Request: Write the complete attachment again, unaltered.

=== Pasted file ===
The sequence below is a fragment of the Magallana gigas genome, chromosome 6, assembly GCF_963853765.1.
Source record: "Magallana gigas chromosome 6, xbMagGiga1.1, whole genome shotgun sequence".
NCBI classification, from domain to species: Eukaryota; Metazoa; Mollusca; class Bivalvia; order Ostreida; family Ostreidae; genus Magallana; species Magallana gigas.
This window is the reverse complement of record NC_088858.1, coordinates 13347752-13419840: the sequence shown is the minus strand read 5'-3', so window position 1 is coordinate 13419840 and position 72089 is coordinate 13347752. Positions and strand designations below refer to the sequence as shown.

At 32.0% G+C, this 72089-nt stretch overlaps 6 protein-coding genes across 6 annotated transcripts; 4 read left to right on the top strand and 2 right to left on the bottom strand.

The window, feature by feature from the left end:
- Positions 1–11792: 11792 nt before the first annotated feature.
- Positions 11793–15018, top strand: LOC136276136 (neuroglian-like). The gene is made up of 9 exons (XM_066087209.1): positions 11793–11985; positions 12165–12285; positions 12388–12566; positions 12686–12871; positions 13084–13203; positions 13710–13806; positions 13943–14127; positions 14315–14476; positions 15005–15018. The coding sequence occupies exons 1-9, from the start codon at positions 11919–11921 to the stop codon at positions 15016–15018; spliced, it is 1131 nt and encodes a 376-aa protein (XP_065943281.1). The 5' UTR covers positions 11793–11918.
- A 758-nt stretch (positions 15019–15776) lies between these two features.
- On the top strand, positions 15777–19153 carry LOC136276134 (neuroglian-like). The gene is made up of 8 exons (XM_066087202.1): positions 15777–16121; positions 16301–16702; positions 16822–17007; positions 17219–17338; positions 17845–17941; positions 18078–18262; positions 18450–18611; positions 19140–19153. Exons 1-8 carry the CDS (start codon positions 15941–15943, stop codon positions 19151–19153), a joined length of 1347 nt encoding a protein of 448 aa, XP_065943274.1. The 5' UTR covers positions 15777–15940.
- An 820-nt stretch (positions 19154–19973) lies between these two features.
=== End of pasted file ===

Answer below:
The sequence below is a fragment of the Magallana gigas genome, chromosome 6, assembly GCF_963853765.1.
Source record: "Magallana gigas chromosome 6, xbMagGiga1.1, whole genome shotgun sequence".
NCBI classification, from domain to species: Eukaryota; Metazoa; Mollusca; class Bivalvia; order Ostreida; family Ostreidae; genus Magallana; species Magallana gigas.
This window is the reverse complement of record NC_088858.1, coordinates 13347752-13419840: the sequence shown is the minus strand read 5'-3', so window position 1 is coordinate 13419840 and position 72089 is coordinate 13347752. Positions and strand designations below refer to the sequence as shown.

At 32.0% G+C, this 72089-nt stretch overlaps 6 protein-coding genes across 6 annotated transcripts; 4 read left to right on the top strand and 2 right to left on the bottom strand.

The window, feature by feature from the left end:
- Positions 1–11792: 11792 nt before the first annotated feature.
- Positions 11793–15018, top strand: LOC136276136 (neuroglian-like). The gene is made up of 9 exons (XM_066087209.1): positions 11793–11985; positions 12165–12285; positions 12388–12566; positions 12686–12871; positions 13084–13203; positions 13710–13806; positions 13943–14127; positions 14315–14476; positions 15005–15018. The coding sequence occupies exons 1-9, from the start codon at positions 11919–11921 to the stop codon at positions 15016–15018; spliced, it is 1131 nt and encodes a 376-aa protein (XP_065943281.1). The 5' UTR covers positions 11793–11918.
- A 758-nt stretch (positions 15019–15776) lies between these two features.
- On the top strand, positions 15777–19153 carry LOC136276134 (neuroglian-like). The gene is made up of 8 exons (XM_066087202.1): positions 15777–16121; positions 16301–16702; positions 16822–17007; positions 17219–17338; positions 17845–17941; positions 18078–18262; positions 18450–18611; positions 19140–19153. Exons 1-8 carry the CDS (start codon positions 15941–15943, stop codon positions 19151–19153), a joined length of 1347 nt encoding a protein of 448 aa, XP_065943274.1. The 5' UTR covers positions 15777–15940.
- An 820-nt stretch (positions 19154–19973) lies between these two features.